2. Fight the fish. The name of the game is wearing the fish out. You’ll want to keep your rod tip up (to keep the hook set). Let the fish swim around, lifting your rod skyward, then reeling as you lower your rod to a 45-degree angle. You never just want to reel a fish in immediately— you need to play with it in order to tire it out before reeling, or your line may break

As you catch more fish and gain more experience, you’ll learn what presentations and movements the fish you’re trying to catch are attracted to. You’ll also hone your hooking and fighting technique and adjust it for when you’re catching bigger fish or smaller fish.

Once the fish is tuckered out, you can start reeling it in—from there, it will be no problem at all to land the fish!

5. Landing your fish

Make sure your line is taut, then reel the fish in. Get it to about an arm’s length from you. You want to keep the fish in the water for as long as possible—this helps keep the fish calm and makes it easier to guide it into the net.

Submerge the front of the net into the water. Don’t try to force the fish into the net—instead, guide the fish into the net with your line, keeping the rod tip up to maintain tension. Ideally, in still waters, you want the fish to move head-first into the net. In a river, hold the net behind the fish and slowly drop it back into the net.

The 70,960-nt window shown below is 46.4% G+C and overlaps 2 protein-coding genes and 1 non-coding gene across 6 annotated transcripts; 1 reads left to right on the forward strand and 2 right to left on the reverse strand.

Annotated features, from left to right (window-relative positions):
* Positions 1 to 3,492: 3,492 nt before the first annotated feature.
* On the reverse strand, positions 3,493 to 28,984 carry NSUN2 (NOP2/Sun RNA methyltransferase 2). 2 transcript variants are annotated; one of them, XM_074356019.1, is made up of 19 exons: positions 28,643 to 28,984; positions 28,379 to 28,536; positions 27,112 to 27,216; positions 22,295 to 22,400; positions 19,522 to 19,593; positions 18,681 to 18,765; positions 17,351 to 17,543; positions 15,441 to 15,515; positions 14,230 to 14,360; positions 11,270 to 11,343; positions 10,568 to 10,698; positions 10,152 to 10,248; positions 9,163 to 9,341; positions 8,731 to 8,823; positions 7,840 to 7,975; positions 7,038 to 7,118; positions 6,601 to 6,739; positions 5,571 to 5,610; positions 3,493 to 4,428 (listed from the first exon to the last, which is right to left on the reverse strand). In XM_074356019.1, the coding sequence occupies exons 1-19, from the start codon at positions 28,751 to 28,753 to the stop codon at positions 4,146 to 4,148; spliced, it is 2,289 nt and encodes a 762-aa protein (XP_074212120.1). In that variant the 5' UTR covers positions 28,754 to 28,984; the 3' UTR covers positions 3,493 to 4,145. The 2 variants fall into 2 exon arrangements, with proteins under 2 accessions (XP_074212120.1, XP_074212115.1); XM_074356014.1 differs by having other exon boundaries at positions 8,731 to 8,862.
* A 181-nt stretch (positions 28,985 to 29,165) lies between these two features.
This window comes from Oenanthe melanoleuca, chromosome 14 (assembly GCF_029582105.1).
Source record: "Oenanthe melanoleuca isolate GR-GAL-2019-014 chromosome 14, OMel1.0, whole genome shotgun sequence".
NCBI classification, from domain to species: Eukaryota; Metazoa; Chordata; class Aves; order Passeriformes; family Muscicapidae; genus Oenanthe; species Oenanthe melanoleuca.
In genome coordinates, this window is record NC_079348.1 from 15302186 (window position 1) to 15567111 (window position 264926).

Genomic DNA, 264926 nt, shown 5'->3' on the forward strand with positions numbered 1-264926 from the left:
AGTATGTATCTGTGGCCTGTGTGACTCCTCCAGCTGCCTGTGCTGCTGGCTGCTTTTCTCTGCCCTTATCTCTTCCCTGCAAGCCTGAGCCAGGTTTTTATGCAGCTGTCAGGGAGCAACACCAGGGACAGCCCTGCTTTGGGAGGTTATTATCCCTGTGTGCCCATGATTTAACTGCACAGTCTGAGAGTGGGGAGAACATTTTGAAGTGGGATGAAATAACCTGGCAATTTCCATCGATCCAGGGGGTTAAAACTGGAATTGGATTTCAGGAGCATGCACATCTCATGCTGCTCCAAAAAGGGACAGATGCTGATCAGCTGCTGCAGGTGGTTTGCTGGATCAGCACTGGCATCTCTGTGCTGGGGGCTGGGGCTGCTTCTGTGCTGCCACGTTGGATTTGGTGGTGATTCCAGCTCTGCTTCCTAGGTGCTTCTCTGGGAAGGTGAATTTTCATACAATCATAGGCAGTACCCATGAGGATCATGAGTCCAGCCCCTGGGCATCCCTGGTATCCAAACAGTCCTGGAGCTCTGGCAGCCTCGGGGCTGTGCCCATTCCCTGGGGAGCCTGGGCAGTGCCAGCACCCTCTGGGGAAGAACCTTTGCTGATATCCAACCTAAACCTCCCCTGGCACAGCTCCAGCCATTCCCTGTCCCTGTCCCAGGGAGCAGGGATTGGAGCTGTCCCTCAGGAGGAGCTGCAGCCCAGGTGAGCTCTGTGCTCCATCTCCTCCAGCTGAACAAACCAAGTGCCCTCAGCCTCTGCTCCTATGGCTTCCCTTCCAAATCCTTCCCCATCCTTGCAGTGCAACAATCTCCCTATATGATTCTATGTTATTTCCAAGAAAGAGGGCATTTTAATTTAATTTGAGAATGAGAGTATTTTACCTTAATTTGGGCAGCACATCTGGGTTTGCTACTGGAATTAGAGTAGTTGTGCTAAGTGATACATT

Once the fish is in the net, lift the line and the net simultaneously—this helps you avoid getting the line and net tangled and keeps enough tension that the fish won’t get away. 

Cover the fish with the net to prevent thrashing, then remove the hook using your needle-nose pliers.

Congratulations! You just caught your first fish! You’ll catch fish more and more often from here on out—the first is often the hardest. 

Other Information To Know

Most fish will respond well to the techniques we just taught you, and you should catch plenty of fish with even the basic equipment that we’ve discussed. There are a few other things you need to know if you want to catch more fish—let’s go over them now: 

Tying knots

You’ll want to learn how to tie a variety of different knots. A couple of the most important are:

  • The improved clinch knot: This is used to tie the fishing line to the hook.
  • The uni knot: As the name suggests, this is a pretty universal knot—easy to learn and can be used to tie line to hook, line to line, line to lure, and more.

We recommend starting with the uni knot. This YouTube video will teach you how. 

Proper fishing etiquette